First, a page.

BY Eloise Giegerich in General on Oct 21, 2013 |
The always incredible David Sedaris recently wrote an essay for The New Yorker that recalls a family trip to the beach following the suicide of his sister, Tiffany. Though the piece reflects on loss, and its subsequent effect on the Sedaris family, it is also filled with childhood nostalgia, and, ultimately, a sense of hopefulness.
Sedaris's signature humor is omnipresent as he recollects the oft-laughable, but sometimes somber family dynamics both prior to ... Read More
BY Eloise Giegerich in General on Oct 07, 2013 |
Amy Poehler, the world’s most fabulously awesome human being x1000, wrote a wonderfully thoughtful piece for The New Yorker about her experience as a 17-year old working at an ice cream parlor. The essay, which takes place in 1989—the summer before Poehler’s first year at Boston College—details the tribulations of working in the restaurant business, and explores a familiar topic: adolescent unease about the future.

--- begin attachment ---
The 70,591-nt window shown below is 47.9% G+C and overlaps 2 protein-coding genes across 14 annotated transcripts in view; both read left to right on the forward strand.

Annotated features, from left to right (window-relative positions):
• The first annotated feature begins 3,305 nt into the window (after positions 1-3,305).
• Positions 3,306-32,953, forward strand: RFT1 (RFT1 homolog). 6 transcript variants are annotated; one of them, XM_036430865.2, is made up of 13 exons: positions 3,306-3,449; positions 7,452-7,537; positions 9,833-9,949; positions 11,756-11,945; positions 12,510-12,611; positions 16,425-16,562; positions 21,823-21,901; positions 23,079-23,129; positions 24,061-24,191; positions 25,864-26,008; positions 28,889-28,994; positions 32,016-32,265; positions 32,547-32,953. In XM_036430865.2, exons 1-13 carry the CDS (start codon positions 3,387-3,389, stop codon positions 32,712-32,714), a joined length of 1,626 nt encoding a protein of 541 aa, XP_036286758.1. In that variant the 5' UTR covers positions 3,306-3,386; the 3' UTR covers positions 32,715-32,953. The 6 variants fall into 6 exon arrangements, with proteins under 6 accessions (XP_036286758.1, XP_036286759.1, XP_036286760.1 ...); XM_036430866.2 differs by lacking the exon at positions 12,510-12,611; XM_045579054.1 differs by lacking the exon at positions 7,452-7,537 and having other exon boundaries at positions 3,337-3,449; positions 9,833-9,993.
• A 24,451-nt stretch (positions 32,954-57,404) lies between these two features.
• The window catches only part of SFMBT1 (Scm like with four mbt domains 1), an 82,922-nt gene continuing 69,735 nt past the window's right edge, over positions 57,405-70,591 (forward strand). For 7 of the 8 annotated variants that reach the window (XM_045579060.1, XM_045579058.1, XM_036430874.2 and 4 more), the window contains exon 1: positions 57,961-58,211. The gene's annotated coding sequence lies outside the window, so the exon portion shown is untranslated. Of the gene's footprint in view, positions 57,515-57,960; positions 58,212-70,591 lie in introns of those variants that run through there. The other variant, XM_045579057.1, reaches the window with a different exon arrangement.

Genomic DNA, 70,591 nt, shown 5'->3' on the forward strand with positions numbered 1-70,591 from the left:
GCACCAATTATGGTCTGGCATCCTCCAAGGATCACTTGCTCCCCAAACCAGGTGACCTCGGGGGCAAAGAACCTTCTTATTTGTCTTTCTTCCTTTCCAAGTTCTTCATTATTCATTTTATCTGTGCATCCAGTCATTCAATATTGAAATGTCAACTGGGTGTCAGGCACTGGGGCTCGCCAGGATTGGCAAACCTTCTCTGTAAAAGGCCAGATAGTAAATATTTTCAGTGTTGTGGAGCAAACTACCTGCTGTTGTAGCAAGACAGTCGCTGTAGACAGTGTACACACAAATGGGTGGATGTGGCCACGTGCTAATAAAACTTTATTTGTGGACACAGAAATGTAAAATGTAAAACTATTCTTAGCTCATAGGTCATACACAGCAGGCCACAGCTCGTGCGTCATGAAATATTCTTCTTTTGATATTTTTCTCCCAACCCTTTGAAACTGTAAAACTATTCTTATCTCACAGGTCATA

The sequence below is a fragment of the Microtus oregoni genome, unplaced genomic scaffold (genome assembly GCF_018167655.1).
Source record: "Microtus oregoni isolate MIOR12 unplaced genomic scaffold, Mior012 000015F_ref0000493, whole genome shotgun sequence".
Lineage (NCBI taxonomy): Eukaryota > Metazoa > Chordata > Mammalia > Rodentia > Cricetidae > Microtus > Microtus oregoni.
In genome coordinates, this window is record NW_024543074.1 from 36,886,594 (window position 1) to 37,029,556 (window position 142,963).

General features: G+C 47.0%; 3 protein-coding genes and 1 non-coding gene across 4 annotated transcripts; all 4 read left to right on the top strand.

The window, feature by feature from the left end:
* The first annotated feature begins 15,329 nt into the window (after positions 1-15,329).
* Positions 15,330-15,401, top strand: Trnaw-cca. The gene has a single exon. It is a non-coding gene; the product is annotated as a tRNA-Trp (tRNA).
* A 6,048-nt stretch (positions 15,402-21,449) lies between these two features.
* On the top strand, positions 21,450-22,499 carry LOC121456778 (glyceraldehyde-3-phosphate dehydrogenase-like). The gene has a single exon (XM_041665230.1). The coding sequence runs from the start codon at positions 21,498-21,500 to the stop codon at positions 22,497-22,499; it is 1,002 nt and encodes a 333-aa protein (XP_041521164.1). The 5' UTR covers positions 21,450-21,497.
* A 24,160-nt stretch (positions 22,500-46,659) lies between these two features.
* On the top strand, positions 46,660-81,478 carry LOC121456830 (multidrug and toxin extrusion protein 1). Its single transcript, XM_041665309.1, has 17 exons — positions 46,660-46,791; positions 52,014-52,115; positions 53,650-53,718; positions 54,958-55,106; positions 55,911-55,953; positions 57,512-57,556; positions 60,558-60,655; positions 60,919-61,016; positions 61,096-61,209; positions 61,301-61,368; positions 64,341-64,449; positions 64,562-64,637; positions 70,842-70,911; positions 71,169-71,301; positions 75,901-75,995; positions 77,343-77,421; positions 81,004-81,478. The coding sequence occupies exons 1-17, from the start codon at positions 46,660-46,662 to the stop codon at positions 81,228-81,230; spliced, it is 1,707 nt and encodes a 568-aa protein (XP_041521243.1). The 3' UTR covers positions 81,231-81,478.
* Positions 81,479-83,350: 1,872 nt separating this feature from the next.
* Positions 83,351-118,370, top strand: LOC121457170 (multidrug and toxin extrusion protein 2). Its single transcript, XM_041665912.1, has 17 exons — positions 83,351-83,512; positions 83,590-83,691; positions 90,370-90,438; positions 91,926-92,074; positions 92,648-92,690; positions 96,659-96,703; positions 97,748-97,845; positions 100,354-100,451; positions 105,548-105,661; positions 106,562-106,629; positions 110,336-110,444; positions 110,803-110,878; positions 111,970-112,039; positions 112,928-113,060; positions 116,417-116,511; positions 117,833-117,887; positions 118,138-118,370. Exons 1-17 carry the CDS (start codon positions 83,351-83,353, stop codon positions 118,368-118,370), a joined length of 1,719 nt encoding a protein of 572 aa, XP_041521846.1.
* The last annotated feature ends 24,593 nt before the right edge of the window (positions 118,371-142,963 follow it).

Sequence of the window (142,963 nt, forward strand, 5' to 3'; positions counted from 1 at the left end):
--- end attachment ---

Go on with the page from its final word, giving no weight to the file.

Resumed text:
Recalling her ... Read More
BY BUST Magazine in General on Aug 17, 2012 |
For years, novelist Siri Hustvedt has been deeply entrenched in the study of neuroscience, so much so that she’s even been published in peer-reviewed journals. With Living, Thinking, Looking, she seems primed to become the next Oliver Sacks, who wrote a cover blurb for this collection of 32 essays written between 2006 and 2011. In each, Hustvedt turns dense scientific material into graceful, beautiful prose. In “Outside the Mirror,” a short piece about ... Read More